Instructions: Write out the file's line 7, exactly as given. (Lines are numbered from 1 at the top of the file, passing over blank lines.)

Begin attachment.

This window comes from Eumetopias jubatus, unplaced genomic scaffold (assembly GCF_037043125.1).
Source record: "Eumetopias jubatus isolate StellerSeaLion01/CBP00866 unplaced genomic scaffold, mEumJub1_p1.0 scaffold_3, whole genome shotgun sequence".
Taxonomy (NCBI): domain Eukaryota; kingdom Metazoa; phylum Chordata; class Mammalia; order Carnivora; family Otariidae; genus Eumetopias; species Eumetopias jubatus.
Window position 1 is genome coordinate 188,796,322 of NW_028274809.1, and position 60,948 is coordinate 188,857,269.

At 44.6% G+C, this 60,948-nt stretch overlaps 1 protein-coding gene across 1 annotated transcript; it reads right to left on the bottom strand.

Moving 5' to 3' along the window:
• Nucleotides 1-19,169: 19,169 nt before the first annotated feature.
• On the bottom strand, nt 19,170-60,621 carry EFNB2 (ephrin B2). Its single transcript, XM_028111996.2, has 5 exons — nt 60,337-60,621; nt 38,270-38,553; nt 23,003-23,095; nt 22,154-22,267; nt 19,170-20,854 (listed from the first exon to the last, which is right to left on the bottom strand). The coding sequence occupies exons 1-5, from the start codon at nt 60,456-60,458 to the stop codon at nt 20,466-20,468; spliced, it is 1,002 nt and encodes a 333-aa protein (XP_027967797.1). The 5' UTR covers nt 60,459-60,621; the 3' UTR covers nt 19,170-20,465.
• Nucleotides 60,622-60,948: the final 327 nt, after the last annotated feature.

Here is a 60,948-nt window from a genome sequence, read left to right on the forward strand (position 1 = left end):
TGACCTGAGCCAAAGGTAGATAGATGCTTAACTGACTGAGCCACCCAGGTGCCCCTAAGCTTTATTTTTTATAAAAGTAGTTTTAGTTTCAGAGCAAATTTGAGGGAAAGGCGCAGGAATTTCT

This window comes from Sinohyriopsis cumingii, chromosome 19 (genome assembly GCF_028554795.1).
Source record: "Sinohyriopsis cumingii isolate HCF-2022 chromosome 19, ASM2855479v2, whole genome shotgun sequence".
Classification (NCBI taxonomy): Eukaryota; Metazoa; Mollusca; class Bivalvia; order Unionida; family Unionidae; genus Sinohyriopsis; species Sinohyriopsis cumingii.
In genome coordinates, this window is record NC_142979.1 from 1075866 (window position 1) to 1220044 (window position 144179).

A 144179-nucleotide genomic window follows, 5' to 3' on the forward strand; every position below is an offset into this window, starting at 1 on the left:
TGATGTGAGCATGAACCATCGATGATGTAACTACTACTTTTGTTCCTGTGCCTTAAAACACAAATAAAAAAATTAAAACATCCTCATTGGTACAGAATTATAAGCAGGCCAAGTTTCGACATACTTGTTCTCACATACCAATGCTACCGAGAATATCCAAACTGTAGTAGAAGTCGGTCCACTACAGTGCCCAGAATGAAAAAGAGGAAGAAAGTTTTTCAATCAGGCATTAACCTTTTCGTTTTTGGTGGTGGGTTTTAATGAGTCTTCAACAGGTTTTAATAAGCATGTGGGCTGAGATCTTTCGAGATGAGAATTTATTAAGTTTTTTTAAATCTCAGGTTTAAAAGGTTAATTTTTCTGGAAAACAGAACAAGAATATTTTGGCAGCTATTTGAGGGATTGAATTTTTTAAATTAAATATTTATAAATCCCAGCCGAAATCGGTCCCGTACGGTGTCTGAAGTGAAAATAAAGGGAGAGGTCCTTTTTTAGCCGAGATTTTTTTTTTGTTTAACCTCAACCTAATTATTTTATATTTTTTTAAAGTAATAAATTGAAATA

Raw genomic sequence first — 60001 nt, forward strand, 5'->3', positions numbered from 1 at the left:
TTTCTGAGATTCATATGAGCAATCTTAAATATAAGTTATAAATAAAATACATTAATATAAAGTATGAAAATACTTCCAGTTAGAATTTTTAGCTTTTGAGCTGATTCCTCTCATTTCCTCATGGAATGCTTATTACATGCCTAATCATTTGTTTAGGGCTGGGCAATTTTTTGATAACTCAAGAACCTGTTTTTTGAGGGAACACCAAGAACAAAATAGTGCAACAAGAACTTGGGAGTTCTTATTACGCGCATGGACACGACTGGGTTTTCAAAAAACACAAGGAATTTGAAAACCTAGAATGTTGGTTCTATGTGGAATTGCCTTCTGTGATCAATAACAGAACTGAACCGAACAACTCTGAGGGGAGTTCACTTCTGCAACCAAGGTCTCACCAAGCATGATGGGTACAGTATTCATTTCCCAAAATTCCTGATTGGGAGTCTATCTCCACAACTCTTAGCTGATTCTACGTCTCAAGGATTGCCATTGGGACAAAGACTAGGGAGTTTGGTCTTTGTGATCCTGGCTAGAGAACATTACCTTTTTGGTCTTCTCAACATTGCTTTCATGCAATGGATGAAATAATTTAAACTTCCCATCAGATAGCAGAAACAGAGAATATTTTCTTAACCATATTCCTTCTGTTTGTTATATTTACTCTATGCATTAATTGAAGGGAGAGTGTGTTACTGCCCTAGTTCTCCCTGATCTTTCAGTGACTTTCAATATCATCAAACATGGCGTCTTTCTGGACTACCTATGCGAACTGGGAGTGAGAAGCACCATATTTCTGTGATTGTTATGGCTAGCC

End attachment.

• Nucleotides 1-19,169: 19,169 nt before the first annotated feature.